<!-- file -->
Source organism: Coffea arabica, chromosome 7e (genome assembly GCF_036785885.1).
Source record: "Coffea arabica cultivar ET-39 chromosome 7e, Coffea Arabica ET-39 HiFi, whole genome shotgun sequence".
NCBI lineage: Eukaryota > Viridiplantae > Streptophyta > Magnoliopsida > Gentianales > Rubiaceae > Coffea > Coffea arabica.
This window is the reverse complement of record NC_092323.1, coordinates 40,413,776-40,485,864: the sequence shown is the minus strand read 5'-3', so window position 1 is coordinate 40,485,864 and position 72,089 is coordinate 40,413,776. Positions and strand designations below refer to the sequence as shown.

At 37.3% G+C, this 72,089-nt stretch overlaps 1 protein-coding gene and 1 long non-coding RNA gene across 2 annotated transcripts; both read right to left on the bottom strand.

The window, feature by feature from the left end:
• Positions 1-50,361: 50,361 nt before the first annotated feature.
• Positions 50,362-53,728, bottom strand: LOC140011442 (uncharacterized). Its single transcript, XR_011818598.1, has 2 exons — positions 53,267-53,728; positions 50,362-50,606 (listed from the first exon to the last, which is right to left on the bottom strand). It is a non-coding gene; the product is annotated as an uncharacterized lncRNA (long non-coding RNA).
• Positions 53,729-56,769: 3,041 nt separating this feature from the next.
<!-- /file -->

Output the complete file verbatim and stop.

Source organism: Coffea arabica, chromosome 7e (genome assembly GCF_036785885.1).
Source record: "Coffea arabica cultivar ET-39 chromosome 7e, Coffea Arabica ET-39 HiFi, whole genome shotgun sequence".
NCBI lineage: Eukaryota > Viridiplantae > Streptophyta > Magnoliopsida > Gentianales > Rubiaceae > Coffea > Coffea arabica.
This window is the reverse complement of record NC_092323.1, coordinates 40,413,776-40,485,864: the sequence shown is the minus strand read 5'-3', so window position 1 is coordinate 40,485,864 and position 72,089 is coordinate 40,413,776. Positions and strand designations below refer to the sequence as shown.

At 37.3% G+C, this 72,089-nt stretch overlaps 1 protein-coding gene and 1 long non-coding RNA gene across 2 annotated transcripts; both read right to left on the bottom strand.

The window, feature by feature from the left end:
• Positions 1-50,361: 50,361 nt before the first annotated feature.
• Positions 50,362-53,728, bottom strand: LOC140011442 (uncharacterized). Its single transcript, XR_011818598.1, has 2 exons — positions 53,267-53,728; positions 50,362-50,606 (listed from the first exon to the last, which is right to left on the bottom strand). It is a non-coding gene; the product is annotated as an uncharacterized lncRNA (long non-coding RNA).
• Positions 53,729-56,769: 3,041 nt separating this feature from the next.